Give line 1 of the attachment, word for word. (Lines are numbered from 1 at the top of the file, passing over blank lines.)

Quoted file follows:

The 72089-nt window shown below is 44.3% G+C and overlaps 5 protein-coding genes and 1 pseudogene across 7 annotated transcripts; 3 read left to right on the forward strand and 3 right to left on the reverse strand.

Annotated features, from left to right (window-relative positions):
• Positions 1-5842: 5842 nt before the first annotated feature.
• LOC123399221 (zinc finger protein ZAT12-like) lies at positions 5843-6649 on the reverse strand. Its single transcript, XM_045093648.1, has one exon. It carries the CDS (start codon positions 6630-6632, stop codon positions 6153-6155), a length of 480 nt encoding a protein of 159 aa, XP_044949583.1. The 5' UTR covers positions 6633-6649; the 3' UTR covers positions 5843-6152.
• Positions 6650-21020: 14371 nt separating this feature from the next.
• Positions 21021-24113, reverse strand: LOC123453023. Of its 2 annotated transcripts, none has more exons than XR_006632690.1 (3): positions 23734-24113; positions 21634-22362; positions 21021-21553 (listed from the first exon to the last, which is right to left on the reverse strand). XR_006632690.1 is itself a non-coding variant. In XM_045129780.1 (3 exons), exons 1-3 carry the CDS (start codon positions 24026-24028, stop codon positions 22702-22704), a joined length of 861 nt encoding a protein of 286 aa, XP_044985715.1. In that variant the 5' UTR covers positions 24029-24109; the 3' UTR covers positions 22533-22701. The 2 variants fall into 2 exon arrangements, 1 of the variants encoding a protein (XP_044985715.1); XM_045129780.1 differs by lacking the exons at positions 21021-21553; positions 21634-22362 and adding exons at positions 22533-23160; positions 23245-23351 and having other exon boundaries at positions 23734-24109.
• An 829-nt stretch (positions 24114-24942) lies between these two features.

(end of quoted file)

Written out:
The 72089-nt window shown below is 44.3% G+C and overlaps 5 protein-coding genes and 1 pseudogene across 7 annotated transcripts; 3 read left to right on the forward strand and 3 right to left on the reverse strand.